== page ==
Major Supreme Court Case Could Limit the SEC

Major Supreme Court Case Could Limit the SEC

( – In a rare move, the US Supreme Court is hearing a case, Securities and Exchange Commission v. Jarkesy, that presents three distinct constitutional challenges to the authority of that federal agency. Ordinarily, the court would wait to address each question separately once a conflict emerges between rulings handed down by two or more federal circuit courts.

However, in this instance, the US Court of Appeals for the Fifth Circuit addressed all three legal theories and ruled against the government. That decision has substantially impacted portions of the country’s security laws and created a need for Congress to substantially revise portions of those statutes.

For that reason, the nation’s highest court agreed to hear the case instead of allowing one decision by a split court to impact a federal agency and force Congress to take action. The outcome of this case could impact the SEC and all federal agencies acting under similar circumstances.

US Supreme Court Hears Arguments in Case That Could Limit the SEC

The SEC filed a petition for a writ of certiorari in March. The court granted the government’s request and scheduled oral arguments for November 29. The case stemmed from a 2013 administrative proceeding the SEC brought against George Jarkesy, an investment adviser and hedge fund founder. The commission’s in-house proceedings determined that Jarkesy and his company committed securities fraud and ordered them to pay roughly $700,000 restitution and an additional $300,000 in fines.

Court watchers and opponents of the executive division’s expanding powers have argued for years that the SEC’s special courts deny defendants their constitutionally protected rights to a fair hearing. Many of them point out that the agency’s commissioners get to appoint the administrative judges that ultimately determine the outcome of enforcement actions.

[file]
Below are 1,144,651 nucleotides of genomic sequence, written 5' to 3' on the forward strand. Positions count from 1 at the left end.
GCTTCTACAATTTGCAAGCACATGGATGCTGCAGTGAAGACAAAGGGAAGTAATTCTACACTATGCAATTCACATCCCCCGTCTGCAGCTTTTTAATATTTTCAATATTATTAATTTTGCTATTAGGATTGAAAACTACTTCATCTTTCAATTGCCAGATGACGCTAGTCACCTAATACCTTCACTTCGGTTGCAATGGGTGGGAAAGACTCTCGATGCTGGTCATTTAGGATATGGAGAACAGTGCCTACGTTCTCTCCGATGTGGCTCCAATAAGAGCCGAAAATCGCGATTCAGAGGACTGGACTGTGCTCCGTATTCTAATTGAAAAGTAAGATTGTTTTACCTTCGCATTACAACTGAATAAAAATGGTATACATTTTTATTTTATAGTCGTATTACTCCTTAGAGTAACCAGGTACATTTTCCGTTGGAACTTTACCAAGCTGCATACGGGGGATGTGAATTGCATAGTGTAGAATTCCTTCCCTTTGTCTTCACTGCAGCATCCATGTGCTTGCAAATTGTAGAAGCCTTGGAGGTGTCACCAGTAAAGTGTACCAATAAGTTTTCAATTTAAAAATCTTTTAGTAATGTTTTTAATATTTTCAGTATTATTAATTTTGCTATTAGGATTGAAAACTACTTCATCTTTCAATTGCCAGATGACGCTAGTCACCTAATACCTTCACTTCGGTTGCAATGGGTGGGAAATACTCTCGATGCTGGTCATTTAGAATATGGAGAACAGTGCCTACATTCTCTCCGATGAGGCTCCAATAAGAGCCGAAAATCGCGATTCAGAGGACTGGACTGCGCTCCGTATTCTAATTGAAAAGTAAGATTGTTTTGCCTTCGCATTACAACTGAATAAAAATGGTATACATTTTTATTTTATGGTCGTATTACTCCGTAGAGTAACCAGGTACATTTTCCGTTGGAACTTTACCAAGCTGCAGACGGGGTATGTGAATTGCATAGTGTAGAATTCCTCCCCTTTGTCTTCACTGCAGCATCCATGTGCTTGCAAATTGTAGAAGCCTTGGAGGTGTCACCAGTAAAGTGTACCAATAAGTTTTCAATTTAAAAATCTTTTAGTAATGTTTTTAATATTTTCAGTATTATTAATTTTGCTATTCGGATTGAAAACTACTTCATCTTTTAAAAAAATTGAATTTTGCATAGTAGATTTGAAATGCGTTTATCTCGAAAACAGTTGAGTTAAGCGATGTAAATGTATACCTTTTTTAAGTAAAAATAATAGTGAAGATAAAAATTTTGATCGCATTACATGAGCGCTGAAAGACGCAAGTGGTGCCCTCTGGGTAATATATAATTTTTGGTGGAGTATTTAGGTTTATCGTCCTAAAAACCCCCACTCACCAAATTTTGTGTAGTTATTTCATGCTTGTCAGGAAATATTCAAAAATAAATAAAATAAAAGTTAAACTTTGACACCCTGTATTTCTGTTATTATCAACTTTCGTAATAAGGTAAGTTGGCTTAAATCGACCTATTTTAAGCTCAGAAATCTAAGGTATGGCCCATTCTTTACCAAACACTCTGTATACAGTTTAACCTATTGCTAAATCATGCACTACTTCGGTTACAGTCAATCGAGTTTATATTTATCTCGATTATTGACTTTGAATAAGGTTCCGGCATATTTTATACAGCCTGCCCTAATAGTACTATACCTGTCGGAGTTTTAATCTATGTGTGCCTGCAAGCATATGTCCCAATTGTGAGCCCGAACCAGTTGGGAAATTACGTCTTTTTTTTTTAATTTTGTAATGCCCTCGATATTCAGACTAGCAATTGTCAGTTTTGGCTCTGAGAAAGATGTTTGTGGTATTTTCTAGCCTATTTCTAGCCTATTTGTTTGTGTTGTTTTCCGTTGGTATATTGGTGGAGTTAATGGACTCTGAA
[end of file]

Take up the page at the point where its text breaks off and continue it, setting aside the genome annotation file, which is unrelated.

In this instance, Jarkesy’s attorneys presented three legal questions for the justices to consider.

Their first question asks the court to decide whether the statutory provisions that allow the SEC to initiate and ultimately adjudicate enforcement proceedings to assign civil penalties runs counter to the Seventh Amendment’s protection of the “right of a trial by jury” if the “value in controversy [exceeds] twenty dollars.”

Second, under current federal law, the SEC has the option to bring some enforcement actions in an in-house hearing before an administrative judge or in federal court, where the right to a jury applies. Jarkesy’s attorneys argued that allowing the SEC to decide what venue to pursue violated a longstanding common law precedent called the nondelegation doctrine.

Third, Jarkesy’s lawyers argued that the constitution prohibits the two-tiered system currently in place that protects the SEC’s administrative law judges from removal. They pointed to the court’s recent decision in Free Enterprise Fund v. Public Company (2010), which held that Congress impermissibly limited the president’s power to appoint certain federal officials by imposing “multiple” levels of tenure protection.

It remains unclear how SCOTUS might rule in this case. However, experts warn that an adverse ruling for the government could impact other federal agencies and how they handle enforcement proceedings.

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